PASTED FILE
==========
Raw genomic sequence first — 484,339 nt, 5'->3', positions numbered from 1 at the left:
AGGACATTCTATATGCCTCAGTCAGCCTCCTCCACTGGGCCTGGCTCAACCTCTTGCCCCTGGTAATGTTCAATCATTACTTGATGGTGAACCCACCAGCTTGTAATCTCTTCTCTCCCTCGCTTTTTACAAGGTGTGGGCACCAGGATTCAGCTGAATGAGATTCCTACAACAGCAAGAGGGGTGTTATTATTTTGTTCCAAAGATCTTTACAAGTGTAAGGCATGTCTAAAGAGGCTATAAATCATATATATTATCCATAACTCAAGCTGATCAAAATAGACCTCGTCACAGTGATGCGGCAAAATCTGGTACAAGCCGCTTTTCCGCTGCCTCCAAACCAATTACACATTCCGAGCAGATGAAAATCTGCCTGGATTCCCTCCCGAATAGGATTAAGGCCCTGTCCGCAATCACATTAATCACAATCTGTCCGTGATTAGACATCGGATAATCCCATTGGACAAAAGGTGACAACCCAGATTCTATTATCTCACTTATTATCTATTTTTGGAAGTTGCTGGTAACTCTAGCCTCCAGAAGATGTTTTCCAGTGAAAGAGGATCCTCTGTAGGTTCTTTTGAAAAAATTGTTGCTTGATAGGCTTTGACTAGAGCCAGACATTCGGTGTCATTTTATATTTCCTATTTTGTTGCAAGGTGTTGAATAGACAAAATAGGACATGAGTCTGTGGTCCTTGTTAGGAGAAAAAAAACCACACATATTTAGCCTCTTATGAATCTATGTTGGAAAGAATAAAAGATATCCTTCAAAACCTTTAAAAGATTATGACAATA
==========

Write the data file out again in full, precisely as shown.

Raw genomic sequence first — 484,339 nt, 5'->3', positions numbered from 1 at the left:
AGGACATTCTATATGCCTCAGTCAGCCTCCTCCACTGGGCCTGGCTCAACCTCTTGCCCCTGGTAATGTTCAATCATTACTTGATGGTGAACCCACCAGCTTGTAATCTCTTCTCTCCCTCGCTTTTTACAAGGTGTGGGCACCAGGATTCAGCTGAATGAGATTCCTACAACAGCAAGAGGGGTGTTATTATTTTGTTCCAAAGATCTTTACAAGTGTAAGGCATGTCTAAAGAGGCTATAAATCATATATATTATCCATAACTCAAGCTGATCAAAATAGACCTCGTCACAGTGATGCGGCAAAATCTGGTACAAGCCGCTTTTCCGCTGCCTCCAAACCAATTACACATTCCGAGCAGATGAAAATCTGCCTGGATTCCCTCCCGAATAGGATTAAGGCCCTGTCCGCAATCACATTAATCACAATCTGTCCGTGATTAGACATCGGATAATCCCATTGGACAAAAGGTGACAACCCAGATTCTATTATCTCACTTATTATCTATTTTTGGAAGTTGCTGGTAACTCTAGCCTCCAGAAGATGTTTTCCAGTGAAAGAGGATCCTCTGTAGGTTCTTTTGAAAAAATTGTTGCTTGATAGGCTTTGACTAGAGCCAGACATTCGGTGTCATTTTATATTTCCTATTTTGTTGCAAGGTGTTGAATAGACAAAATAGGACATGAGTCTGTGGTCCTTGTTAGGAGAAAAAAAACCACACATATTTAGCCTCTTATGAATCTATGTTGGAAAGAATAAAAGATATCCTTCAAAACCTTTAAAAGATTATGACAATA